The piece I did for the KrakBox, how it relates to skateboarding is that it was an adventure that happened on a night that I was out skating, you know? Like we went to the pizza shop after having a good sesh and it was one of those things that happens because of skateboarding, because skateboarding is a catalyst for a bunch of other things and this was one of them. It was like a little adventure that wouldn’t have happened if I didn’t go out skating.

What other skate related work have you done?

I’ve done some work for Vans (México), and two cartoon mini-series for Supra México as well. I’ve also had the chance to work with Premier Skateshop and Ambig clothing, just to name a few.

How did you get to work with Vans, Supra and Ambig?
By knocking on doors and talking to people who worked for those brands, pretty much. And putting work out there I guess.

In terms of skateboard aesthetics, which skate company’s artistic direction are you most excited about right now?

I’ve always been a fan of Ed Templeton’s work and thus Toy machine, Tired skateboards is coming up with really cool stuff, and also Friendship skateboards. I feel that these brands are paying attention to art, kind of like how it used to be. Protopositive graphics.

Toy Machine has definitely always stood out in terms of their graphic direction. Who’s your favorite skateboard artist?
It’s hard for me to pick one favorite for everything, if you haven’t noticed. (laughs) I’m more of a “group of favorites” kind of guy. I grew up looking at stuff from Michael Sieben, Andrew Pommier, and Ed Templeton. Those genres and styles of graphics and art are going to stay in my heart forever.

Yeah, I know this is a tough one but what is your all time favorite skateboard graphic?

There are too many, I really like the Toy Machine graphic that has the words “Toy Machine” written on the fingers of two clenched fists (the Toy Machine fist graphic). Even though it’s almost a logo board, it blew my mind the first time I saw it.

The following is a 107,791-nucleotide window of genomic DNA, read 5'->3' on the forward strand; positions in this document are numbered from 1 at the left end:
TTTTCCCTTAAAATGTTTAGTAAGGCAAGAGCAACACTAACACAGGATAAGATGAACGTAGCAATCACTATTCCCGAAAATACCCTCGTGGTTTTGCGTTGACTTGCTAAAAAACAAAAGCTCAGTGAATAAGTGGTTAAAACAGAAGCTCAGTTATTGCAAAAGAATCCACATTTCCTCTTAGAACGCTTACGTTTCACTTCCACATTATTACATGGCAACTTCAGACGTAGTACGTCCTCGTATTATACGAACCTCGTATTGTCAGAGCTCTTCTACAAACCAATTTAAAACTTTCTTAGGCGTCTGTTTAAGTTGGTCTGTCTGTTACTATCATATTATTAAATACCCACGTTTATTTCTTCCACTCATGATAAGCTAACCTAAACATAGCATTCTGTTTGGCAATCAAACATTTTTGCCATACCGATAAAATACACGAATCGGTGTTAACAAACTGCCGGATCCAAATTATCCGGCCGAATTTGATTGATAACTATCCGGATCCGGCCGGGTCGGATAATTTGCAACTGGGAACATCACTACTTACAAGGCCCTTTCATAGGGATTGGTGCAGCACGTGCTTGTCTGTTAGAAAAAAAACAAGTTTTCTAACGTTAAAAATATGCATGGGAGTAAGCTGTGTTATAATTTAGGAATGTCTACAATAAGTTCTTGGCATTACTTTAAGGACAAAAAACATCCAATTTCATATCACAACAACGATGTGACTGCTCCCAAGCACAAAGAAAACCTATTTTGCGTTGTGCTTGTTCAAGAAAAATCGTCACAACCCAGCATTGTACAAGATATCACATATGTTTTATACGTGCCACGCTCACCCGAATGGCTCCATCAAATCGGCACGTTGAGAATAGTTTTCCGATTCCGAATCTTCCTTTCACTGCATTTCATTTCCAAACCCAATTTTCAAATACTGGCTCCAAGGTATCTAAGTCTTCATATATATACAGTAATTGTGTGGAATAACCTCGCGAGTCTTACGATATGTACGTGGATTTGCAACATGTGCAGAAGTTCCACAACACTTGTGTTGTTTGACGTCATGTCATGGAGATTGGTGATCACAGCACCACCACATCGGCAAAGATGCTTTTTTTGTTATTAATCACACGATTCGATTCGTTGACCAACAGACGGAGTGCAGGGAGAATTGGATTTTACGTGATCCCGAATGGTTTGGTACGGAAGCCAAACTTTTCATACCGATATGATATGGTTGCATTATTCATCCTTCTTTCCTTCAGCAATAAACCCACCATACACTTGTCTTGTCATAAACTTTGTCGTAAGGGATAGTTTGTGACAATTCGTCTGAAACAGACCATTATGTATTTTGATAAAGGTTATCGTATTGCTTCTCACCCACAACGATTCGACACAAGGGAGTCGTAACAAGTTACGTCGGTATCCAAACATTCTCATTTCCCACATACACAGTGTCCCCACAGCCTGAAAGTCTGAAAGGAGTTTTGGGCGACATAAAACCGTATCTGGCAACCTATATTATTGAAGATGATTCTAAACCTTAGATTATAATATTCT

Since you’re obviously deeply into art, who’s your favorite non-skateboard artist?
I’m a big fan of ‘90s cartoons. I also really like the work from Barry McGee, Jim Houser, Raúl Pardo, Nathan Russell, David Rocha, Mike Brodie, Oliver Jeffers to name a few. A bunch of artists from the kids section of your local bookstore. I’ve also been obsessing on Efterklang’s music lately.

That’s a list! I need to check out some of their work. Tell us a bit about the projects you are working on now?
I’m very exited on the work I’m doing right now, there are a couple of projects that are blowing my mind. Sadly I can’t say too much. On the other hand I’ve been continuously working on my zine “CALL ME A FOOL”, which is a quarterly zine with photos, illustrations, sketches, essays and stuff.
My instagram is a good way to see what I’m up to (@aldeanda).

Alright, we’ll look forward to seeing more of your work in that. What plans do you have for the rest of the year?
I’m still getting settled here in Los Angeles, so we’ll see what that brings. And like I said, I have a couple of projects aligned but can’t talk about them. In a nutshell, I’m skating and making stuff.

Any skateboard related art projects that you are working on or plan on working on in the future?

Can’t talk about it. (laughs)

All right, thanks for doing this Alfonso, who do you want to thank as we wrap this up?

Well, thank you guys! And I would like to give a shout out to all the dogs on earth, you guys rule, every single one of you. Cats too.

Liked this interview? Check out the KrakBox  for more great content!